Thursday, October 20, 2022

Heralds Don't Pun, They Cant.

The title of this post is an old saw about heralds, and a play on the words "can't" (or cannot) and "cant" (meaning "a rebus,* or pictorial pun").

What brought this post about was an article posted last August on "The Heraldic Rebus, Born in Battle and Embraced by Tudor England, Lives on in Your Smartphone", and subtitled "Expressing your identity in a clever string of images was a thing long before emojis".

The article, by Blair Mastbaum and published by Atlas Obscura, goes into the long history of rebuses, before noting their use in heraldry and other places, and ends up by talking about some modern versions that today's youth are using emojis, as earlier generations might have used rebuses, to refer to themselves or their friends in text messaging. For example, Isla Burgess is referred to by her friends by using the emojis for island and then iceberg in texts.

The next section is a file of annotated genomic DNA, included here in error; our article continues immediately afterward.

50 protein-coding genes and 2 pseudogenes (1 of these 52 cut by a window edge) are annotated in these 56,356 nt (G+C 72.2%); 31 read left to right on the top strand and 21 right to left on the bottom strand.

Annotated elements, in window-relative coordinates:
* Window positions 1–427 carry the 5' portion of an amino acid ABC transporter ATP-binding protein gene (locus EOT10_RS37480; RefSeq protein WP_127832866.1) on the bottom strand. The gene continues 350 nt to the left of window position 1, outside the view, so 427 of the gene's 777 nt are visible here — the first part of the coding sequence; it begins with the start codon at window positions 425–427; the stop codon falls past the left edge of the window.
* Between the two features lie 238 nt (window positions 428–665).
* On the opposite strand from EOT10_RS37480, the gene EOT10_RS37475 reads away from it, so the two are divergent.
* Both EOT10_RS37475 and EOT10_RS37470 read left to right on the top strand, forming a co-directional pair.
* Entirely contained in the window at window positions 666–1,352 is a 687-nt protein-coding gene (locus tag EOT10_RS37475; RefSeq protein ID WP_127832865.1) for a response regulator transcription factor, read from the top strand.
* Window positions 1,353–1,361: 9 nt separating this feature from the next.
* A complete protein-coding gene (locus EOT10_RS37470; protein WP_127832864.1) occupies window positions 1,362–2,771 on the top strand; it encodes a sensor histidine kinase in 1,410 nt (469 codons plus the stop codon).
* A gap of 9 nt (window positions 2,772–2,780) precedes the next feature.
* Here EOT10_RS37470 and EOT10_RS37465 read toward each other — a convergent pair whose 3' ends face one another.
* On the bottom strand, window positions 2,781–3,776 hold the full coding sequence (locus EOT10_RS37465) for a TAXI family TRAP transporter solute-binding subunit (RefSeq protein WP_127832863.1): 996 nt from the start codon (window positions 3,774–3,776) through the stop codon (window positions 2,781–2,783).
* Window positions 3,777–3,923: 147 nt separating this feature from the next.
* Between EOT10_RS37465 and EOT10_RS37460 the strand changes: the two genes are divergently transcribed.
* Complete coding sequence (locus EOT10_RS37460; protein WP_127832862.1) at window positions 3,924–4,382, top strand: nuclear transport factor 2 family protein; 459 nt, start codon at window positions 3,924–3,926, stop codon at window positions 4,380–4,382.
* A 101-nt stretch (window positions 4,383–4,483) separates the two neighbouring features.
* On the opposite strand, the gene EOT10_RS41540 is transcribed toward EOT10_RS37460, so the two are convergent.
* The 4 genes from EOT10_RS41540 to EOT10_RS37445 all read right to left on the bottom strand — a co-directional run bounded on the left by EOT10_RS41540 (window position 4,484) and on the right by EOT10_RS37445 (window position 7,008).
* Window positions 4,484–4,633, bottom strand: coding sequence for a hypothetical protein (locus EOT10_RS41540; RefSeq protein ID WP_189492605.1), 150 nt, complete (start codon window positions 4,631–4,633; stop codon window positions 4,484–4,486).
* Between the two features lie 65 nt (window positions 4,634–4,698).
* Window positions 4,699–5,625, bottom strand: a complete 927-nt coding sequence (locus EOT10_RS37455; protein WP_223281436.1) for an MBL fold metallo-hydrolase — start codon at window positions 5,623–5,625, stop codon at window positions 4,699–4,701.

Anyway, the article is an interesting view of the history of such rebuses or cants, and well worth the read. You can find it on-line at


* And just what is a "rebus", you ask? Well, it comes from the Latin phrase non verbis sed rebus, which means “not by words, but with things.” A rebus is a visual puzzle in which a word, or part of a word, is represented by a picture. When done in heraldry, on a coat of arms, this is called armes parlantes ("talking arms", where the charges on the shield "speak" the name of the bearer), or canting arms.

My favorite historical American canting arms are those of colonial merchant and well-known signer of the Declaration of Independence John Hancock, whose arms bear a hand and on a chief three roosters, or cocks, thus completing the pun on the surname, hand + cock. (The image below is from his memorial in Granary Burying Ground, Boston, Massachusetts, with his coat of arms at the top.)

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